When you picture someone who has an eating disorder, you probably think of someone who is dangerously underweight. But, in fact, the majority of eating disorders occur in people who do not appear to be emaciated. The classic portrayal of a drastically underweight white female who has anorexia represents a very small fraction of eating disorders.
Why does this matter? Well, when we assume that eating disorders always result in underweight, we fail to notice the millions of people who never become underweight from a BMI standpoint and yet are suffering greatly from an eating disorder. As parents, we need to know that even if our children are in a healthy BMI range, they still may be suffering from an eating disorder.
Here are some statistics about anorexia nervosa, bulimia nervosa, and binge eating disorder:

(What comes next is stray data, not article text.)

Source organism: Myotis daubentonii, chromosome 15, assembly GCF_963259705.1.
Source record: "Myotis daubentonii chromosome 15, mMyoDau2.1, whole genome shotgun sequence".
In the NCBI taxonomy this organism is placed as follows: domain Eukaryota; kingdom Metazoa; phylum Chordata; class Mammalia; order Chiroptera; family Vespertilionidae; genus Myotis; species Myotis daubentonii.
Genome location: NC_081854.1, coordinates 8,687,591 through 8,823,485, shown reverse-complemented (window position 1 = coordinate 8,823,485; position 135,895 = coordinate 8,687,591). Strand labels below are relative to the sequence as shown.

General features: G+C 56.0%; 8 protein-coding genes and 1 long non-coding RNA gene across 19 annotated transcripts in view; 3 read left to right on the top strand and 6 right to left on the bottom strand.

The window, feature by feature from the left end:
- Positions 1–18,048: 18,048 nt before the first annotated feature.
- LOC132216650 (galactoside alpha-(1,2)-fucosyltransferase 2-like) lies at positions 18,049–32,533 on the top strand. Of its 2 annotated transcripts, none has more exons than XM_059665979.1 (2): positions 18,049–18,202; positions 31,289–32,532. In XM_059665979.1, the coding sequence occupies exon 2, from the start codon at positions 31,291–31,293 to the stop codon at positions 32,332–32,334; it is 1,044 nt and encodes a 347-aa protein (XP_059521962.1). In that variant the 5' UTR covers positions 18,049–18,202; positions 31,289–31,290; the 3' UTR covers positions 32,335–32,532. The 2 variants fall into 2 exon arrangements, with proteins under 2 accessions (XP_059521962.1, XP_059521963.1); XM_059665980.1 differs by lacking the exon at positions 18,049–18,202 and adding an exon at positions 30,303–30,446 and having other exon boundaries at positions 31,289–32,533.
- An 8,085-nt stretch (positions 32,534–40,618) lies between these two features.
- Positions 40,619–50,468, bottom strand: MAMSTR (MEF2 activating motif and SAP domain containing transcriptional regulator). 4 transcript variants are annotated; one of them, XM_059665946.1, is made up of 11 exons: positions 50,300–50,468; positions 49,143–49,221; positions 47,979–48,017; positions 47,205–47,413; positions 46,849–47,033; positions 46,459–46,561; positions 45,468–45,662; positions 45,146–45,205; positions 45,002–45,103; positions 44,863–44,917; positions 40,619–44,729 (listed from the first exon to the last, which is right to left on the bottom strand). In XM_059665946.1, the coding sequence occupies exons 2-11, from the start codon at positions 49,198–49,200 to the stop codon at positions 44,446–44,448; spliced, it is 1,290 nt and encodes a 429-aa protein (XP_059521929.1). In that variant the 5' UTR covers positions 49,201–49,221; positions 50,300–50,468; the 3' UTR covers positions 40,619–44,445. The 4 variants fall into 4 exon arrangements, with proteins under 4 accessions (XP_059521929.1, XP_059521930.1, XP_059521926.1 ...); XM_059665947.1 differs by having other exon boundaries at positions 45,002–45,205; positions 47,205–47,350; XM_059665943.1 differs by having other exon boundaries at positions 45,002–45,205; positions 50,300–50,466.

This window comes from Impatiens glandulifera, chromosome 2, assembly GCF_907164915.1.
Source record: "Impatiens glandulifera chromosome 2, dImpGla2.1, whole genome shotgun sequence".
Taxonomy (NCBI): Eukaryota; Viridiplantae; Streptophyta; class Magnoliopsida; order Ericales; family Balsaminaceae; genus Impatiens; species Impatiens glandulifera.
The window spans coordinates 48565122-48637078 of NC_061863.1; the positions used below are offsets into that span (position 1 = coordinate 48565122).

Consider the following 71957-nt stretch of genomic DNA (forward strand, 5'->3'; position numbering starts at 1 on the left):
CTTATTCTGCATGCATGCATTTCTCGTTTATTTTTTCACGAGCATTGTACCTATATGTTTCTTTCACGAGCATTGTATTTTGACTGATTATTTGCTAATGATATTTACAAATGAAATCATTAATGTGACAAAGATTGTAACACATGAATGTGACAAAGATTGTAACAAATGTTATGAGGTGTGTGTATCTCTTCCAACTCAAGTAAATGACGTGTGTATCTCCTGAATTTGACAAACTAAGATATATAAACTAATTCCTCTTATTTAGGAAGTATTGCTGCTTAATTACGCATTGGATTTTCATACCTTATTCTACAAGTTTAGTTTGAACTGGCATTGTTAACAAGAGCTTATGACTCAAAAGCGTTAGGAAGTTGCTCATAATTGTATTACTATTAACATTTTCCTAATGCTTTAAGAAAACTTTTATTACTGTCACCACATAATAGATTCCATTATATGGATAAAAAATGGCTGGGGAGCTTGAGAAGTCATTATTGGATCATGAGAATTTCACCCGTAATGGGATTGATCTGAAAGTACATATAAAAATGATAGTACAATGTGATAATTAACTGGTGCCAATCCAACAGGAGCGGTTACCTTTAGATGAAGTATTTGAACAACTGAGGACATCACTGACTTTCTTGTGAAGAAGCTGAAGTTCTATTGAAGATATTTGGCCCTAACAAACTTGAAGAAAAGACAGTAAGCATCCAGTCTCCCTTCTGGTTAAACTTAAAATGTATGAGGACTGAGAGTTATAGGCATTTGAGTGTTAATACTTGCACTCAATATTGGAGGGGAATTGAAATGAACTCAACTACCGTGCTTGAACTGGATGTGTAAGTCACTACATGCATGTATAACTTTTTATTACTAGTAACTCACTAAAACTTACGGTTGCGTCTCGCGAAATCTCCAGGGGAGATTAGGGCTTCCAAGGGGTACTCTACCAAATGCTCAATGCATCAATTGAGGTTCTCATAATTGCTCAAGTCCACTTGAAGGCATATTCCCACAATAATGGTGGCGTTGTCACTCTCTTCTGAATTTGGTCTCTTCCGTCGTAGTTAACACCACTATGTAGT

U.S. Population: 323 million
National surveys estimate that 6.1% of women (20,000,000) and 3% of men (10,000,000) in America will have an eating disorder at some point in their lives.
30,000,000 Americans have experienced an eating disorder during their lifetime.
Almost 10% of all Americans have experienced an eating disorder.
Anorexia Nervosa: 4.5 million
0.9% (.009) of women (2,907,000) and 0.3% (.003) of men (1,453,500) experiences anorexia during their life.
4,460,000 Americans have experienced anorexia during their lifetime.
Anorexia comprises 14.5% of all eating disorders.
Bulimia Nervosa: 6.5 million
1.5% (.015) of women (4,845,000) and 0.5% (.05) of men (1,615,000) experiences bulimia during their life.
6,460,000 Americans have experienced bulimia during their lifetime.
Bulimia comprises 21.5% of all eating disorders.
Binge Eating Disorder
3.5% (.035) of women (11,305,000) and 2.0% (.02) of men (6,460,000) experiences binge eating disorder during their life.
17,765,000 Americans have experienced binge eating disorder during their lifetime.
Binge eating disorder comprises 59% of all eating disorders.
There is incredible diversity in the eating disorder community, and it’s important for parents, healthcare providers and others to recognize that we come in many shapes, sizes, colors and genders.
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